If you’re one of the few people who suffer from allergies, then you know how bothersome the effects are. Unfortunately for our dogs, allergies are not very forgiving to their kind either. Itchy eyes and paws. Incessant scratching. Sneezing. It’s just painful to watch. And then it hits you:
Can I give my dog my loratadine?
It turns out you can. However, there are things you must keep in mind for your dog’s safety. In this article, we’ll be discussing the recommended dosage, the side effects, safety guidelines, and other options available.
Let’s get to it, shall we?
What is loratadine (Claritin)?
Loratadine or commonly known as Claritin is an H1 antihistamine. It’s part of the second-generation antihistamines that don’t cause drowsiness in dogs (and humans). Not only that, but Claritin is also considered to be the strongest in its class. It can treat acute inflammatory and allergic reactions such as snake bites, vaccination reactions, blood transfusion, and itchy skin. Aside from that, Claritin is also administered immediately after insect bites and bee stings to reduce the effects of poison.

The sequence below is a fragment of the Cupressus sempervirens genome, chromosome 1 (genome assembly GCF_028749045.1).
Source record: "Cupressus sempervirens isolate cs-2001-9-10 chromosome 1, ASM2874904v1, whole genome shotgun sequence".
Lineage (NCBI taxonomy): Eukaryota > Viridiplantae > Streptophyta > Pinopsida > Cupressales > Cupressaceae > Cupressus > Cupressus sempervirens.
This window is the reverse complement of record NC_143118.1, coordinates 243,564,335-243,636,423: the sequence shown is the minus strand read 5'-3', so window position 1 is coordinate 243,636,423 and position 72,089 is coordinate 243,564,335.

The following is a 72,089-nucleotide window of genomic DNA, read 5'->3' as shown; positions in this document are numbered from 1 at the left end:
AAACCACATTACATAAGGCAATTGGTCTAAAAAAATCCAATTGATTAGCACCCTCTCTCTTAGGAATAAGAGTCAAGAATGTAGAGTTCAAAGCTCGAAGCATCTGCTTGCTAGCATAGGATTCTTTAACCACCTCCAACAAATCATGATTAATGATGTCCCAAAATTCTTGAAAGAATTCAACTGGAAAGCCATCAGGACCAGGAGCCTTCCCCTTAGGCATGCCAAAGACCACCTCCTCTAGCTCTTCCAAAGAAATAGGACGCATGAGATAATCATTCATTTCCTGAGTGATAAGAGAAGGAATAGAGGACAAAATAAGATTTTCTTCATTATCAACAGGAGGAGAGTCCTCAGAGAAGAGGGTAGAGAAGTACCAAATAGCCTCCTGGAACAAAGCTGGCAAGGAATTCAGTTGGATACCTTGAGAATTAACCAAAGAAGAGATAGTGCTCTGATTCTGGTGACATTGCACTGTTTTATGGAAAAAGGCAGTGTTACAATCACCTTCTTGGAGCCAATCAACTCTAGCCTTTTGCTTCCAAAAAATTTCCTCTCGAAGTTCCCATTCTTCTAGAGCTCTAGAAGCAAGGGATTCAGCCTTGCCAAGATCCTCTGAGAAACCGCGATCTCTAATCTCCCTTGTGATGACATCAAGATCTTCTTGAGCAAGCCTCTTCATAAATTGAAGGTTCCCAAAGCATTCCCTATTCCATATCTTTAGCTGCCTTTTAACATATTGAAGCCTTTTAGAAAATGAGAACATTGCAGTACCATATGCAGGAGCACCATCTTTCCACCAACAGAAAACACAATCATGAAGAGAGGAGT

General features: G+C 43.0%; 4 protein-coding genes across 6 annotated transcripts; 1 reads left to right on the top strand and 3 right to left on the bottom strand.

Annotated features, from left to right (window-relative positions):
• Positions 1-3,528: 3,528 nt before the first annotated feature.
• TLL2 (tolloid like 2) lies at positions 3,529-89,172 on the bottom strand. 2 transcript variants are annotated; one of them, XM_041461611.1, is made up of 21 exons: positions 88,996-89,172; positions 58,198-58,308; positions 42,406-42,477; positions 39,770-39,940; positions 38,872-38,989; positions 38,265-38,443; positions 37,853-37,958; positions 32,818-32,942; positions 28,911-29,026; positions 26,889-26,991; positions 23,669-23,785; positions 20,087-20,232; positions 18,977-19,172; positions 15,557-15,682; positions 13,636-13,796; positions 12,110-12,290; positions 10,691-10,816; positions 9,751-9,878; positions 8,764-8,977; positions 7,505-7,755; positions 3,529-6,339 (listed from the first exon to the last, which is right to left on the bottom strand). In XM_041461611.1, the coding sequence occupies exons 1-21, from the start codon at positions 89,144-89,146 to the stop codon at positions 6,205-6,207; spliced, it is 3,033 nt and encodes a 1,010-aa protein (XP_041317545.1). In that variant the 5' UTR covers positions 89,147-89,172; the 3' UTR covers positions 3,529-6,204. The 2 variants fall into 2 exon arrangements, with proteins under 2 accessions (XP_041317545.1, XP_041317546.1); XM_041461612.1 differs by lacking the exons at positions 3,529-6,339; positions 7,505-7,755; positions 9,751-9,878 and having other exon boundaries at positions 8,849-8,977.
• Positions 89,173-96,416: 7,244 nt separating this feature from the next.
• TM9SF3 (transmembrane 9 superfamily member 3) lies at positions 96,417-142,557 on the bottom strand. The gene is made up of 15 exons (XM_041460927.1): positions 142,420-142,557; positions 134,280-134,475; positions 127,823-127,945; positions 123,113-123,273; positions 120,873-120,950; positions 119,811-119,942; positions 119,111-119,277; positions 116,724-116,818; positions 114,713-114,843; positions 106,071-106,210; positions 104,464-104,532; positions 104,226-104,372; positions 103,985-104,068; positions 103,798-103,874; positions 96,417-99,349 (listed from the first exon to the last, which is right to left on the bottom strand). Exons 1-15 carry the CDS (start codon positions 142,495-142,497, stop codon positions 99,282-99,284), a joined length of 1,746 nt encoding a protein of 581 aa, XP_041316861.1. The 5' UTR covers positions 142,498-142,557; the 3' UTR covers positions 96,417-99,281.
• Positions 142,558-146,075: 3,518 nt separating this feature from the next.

But why is Claritin so effective? When H1 receptors and histamines combine, it causes the small blood vessels to dilate resulting in tissue swelling and itchiness. What H1 antihistamines do is it prevents the binding from happening. Thus, preventing itchiness and swelling.
Note that while loratadine is an effective drug against allergic reactions, it can only relieve your pooch of the unpleasant symptoms for a while. But it does not treat the allergy itself. He may suffer again when the drug wears off or when he comes into contact with the allergen.
Is it safe to give loratadine to my dog?